Premium Essay

Case Study: the Business Strategies of Qvc

In: Business and Management

Submitted By adalia123
Words 2536
Pages 11
Case Study: The Business Strategies of QVC

Group 2:

Michael Kenlan

Karen Maxwell

Brian McKearney

Tara Murphy

Zach Smith

MIE 480, Spring 2010

Dr. Washington


John Segal founded QVC in West Chester, Pennsylvania in June of 1986, two years behind the launch of its predecessor, the Home Shopping Network. Despite this later emergence onto the cable scene, QVC surpassed its competitor quickly and has maintained a dominant position in the television-retail industry ever since. Never relinquishing its strong commitment to quality, value, and convenience, the company has strategically gained consumer confidence, brand loyalty, and a competitive advantage in the market. Today, QVC has shipped over a billion packages to customers worldwide, and generates an estimated $_________ in annual sales.

There are many reasons that led QVC to become the industry leader in televised shopping. Entering the market in the shadow of The Home Shopping Network actually proved to be advantageous to the new company. The founding management of QVC was wise in examining its competitor’s strengths and weaknesses, and learning from these mistakes. QVC set out to break the existing mold and capture a larger audience with quality products. Another wise decision on the part of leadership was to employ experienced TV producers with expertise in the field which resulted in a professional and well-produced show from the start. Acknowledging his own talent gap and then taking steps to fill this need accordingly granted John Segal a greater probability of success. Unlike the perceived image of many QVC’s competitors, the company is avidly committed to three core values—quality, value, and convenience. It is upon these core principles that QVC has focused its efforts, making...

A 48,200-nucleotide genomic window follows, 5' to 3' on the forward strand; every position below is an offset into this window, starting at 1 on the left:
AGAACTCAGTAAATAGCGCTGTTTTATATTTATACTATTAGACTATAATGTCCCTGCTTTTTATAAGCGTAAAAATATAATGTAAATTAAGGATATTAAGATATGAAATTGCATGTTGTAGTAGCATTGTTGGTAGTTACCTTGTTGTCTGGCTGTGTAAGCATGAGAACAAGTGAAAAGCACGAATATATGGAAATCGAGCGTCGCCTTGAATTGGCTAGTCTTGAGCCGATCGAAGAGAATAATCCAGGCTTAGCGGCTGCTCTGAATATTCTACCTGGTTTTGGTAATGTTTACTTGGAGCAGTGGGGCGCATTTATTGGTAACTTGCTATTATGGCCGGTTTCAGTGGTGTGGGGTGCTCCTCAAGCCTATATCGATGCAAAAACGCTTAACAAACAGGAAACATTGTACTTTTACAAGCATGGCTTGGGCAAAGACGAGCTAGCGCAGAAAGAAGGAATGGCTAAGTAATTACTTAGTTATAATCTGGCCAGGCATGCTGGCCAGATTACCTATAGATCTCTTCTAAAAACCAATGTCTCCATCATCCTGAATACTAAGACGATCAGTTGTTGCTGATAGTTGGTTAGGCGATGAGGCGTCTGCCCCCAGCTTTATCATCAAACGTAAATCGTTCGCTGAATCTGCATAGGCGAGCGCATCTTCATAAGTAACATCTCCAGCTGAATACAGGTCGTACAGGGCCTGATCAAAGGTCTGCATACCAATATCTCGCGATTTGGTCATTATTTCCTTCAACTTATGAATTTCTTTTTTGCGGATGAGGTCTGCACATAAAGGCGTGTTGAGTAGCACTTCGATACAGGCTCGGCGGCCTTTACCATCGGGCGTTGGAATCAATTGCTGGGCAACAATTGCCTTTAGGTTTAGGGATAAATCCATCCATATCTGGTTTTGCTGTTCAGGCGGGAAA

Similar Documents

Free Essay

Dividend Policy

...School of Business New York University Cases in Financial Management B40.2345 Tony Marciano KMC 9-87 First Class Assignment For the first class meeting, I will expect you to prepare the INTEL case in your course packet. You should use the detailed questions given in the course packet to organize your thoughts and analysis about the case. Our class discussion will cover the issues raised by the questions, i.e.: (i) What capital structure makes sense? (ii) What would be the best way to disburse cash? (iii) Describe the advantages and disadvantages of each alternative considered by management? In addition to reading and analyzing the Intel case, you should come to class with a one to two page memorandum that summarizes your analysis. You may team up with one or two classmates and hand in one memorandum for the group. (I.e., I will accept a memorandum with up to, but not more than, three names on it.) Stern School of Business New York University Cases in Corporate Finance Marciano Tony Course Syllabus TENTATIVE I. Course Materials A. Packet I (Required): 1. Syllabus 2. Assignments 3. Cases 4. Readings B. Text (Very Highly Recommended but probably have it already): Brealey Myers Allen, Principles of Corporate Finance, McGraw Hill. (BM) You may already have this text. C. There will be some miscellaneous handouts during the course. AND THERE ARE FILES ON BLACKBOARD WHICH CONTAIN SPREADSHEETS FOR THE CASES WE WILL......

Words: 4432 - Pages: 18